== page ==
BRODIE: Well, assuming that people and businesses follow the guidelines that are in place, do you get the sense that the guidelines that are in place are what they need to be and are sufficient to not see another rise in cases and hospitalizations and positivity and all that?
MARVASTI: I think the guidelines appear to be well-written on paper, with some exceptions. I think the issue here is that we have too many things opening up at once again. Even though the benchmarks are being met, if you look at it within the last week and the next week coming, we could see — not only we've seen movie theaters, gyms and other high-risk businesses, but we're also seeing schools opening, the universities are opening. And we're seeing Tempe now, in the ZIP code there, has the highest increase with 40% increase in terms of COVID-19 infections with the university being open. My concern is that too many things are being open at the same time. And we also don't have enough testing available. And we're not doing a comprehensive testing strategy where we are looking at essential workers, public facing workers. I know that some of the universities are doing more testing, which is great, but that's not being done on a community level. And so when you have all these variables, again, up in the air, we're definitely going to see an increase in cases. But my concern is we're not looking at it holistically. And, you know, taking stock in terms of what's open and what's closed and what we may have to do is prioritize down the line if things get out of hand again. We may have to decide to close some things to keep schools open. And we have to make those types of decisions, unfortunately.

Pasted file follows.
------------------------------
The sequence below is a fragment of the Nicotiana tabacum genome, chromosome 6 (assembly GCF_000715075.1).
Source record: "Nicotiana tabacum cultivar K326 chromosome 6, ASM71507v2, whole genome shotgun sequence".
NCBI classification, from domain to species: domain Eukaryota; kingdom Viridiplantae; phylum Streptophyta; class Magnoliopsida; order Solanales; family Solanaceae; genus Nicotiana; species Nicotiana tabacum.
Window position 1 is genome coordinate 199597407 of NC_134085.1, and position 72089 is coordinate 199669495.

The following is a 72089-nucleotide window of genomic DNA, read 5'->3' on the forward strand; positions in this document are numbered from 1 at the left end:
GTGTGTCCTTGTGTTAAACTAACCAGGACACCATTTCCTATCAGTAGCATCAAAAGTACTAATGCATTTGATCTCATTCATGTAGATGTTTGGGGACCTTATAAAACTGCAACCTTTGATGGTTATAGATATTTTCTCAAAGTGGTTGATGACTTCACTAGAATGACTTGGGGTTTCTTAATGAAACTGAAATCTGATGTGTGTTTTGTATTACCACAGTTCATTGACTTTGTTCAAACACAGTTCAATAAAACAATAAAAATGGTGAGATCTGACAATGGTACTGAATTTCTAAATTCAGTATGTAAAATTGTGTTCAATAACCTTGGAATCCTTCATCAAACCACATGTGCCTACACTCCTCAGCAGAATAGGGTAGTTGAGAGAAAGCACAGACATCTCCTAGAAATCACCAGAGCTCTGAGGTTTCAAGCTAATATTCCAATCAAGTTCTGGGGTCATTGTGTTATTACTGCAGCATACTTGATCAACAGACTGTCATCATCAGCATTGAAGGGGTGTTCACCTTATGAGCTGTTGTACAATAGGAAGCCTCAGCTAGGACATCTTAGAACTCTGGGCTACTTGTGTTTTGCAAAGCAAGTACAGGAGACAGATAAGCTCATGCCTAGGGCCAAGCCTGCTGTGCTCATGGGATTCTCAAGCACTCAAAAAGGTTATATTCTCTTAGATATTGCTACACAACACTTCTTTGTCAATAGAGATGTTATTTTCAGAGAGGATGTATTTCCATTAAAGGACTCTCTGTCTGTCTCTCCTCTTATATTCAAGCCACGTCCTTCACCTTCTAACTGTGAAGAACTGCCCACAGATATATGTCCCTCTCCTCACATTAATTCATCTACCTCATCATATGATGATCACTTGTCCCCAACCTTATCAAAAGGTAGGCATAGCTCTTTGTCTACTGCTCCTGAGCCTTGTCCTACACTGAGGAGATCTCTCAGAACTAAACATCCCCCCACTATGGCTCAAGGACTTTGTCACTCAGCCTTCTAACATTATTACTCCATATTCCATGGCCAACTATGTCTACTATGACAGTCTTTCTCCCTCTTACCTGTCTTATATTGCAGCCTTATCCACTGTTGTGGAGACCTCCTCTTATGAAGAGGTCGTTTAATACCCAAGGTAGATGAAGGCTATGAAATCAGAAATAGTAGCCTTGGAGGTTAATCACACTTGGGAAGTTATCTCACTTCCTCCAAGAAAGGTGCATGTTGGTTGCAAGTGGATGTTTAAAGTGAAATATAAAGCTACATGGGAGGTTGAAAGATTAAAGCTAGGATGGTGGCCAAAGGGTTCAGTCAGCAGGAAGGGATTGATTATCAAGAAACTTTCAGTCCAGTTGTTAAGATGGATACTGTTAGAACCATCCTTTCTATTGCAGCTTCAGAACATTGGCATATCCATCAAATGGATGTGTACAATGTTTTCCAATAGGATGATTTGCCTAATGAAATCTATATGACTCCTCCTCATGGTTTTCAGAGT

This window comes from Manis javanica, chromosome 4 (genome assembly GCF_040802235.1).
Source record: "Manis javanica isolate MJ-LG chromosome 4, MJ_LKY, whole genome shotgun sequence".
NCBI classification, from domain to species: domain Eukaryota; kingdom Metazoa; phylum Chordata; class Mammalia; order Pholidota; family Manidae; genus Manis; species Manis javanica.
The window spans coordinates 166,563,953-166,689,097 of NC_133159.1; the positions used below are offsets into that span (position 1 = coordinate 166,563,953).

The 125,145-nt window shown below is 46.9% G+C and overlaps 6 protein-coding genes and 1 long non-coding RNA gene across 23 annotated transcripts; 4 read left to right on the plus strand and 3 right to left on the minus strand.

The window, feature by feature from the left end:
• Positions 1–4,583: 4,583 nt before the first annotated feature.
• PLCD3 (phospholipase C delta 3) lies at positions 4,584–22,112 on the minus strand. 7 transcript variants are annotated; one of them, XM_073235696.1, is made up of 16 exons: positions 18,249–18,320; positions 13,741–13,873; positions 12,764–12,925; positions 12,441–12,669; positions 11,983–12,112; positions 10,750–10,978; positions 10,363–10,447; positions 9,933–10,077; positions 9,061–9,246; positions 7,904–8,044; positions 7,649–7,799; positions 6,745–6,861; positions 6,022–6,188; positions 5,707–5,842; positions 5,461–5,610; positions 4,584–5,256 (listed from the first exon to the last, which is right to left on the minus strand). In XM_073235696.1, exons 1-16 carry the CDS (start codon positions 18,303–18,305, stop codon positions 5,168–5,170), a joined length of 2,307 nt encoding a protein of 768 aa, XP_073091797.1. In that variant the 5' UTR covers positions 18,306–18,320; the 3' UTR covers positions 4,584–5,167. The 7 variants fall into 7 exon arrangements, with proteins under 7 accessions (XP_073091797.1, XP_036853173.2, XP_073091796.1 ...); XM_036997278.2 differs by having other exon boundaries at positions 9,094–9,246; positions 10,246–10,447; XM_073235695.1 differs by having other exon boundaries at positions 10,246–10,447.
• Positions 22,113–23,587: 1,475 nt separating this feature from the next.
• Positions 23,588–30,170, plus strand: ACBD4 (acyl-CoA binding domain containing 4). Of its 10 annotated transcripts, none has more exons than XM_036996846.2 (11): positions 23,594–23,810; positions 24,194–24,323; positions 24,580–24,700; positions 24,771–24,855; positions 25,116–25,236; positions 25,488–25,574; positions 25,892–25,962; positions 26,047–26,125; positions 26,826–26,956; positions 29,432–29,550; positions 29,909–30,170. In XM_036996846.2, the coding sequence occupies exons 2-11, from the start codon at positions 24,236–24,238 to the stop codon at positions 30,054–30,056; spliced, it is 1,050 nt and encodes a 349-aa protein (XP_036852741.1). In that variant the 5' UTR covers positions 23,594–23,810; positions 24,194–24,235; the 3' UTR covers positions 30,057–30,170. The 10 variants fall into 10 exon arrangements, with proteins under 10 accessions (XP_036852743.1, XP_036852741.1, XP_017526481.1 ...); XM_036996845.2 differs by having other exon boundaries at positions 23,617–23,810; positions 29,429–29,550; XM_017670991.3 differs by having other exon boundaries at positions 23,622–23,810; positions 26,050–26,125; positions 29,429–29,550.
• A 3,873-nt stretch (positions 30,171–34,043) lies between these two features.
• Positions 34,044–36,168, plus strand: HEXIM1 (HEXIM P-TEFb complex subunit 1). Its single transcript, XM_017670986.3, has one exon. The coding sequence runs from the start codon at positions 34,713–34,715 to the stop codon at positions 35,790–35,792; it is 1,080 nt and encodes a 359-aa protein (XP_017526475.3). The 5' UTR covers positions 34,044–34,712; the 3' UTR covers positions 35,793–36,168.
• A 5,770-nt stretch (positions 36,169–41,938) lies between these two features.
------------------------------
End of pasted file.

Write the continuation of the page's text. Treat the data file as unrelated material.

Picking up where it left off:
BRODIE: So obviously, you know, we've talked about what happened after Memorial Day. And we saw photos both from here in the Phoenix area and across the country of people clearly not social distancing, not wearing masks, things like that. How confident are you that we won't see those kinds of images this holiday weekend?
MARVASTI: I think, unfortunately, we probably will see some of those images. But I'm hopeful that we're going to see less because more people have been touched by the coronavirus, either directly or indirectly. And the news has done a great job of covering the facts and showing the personal stories and tragedies of individuals and families in Arizona. So I hope people are starting to take it more seriously than they did a few months ago.
BRODIE: Dr. Shad Marvasti is director of public health and prevention at the University of Arizona College of Medicine, Phoenix.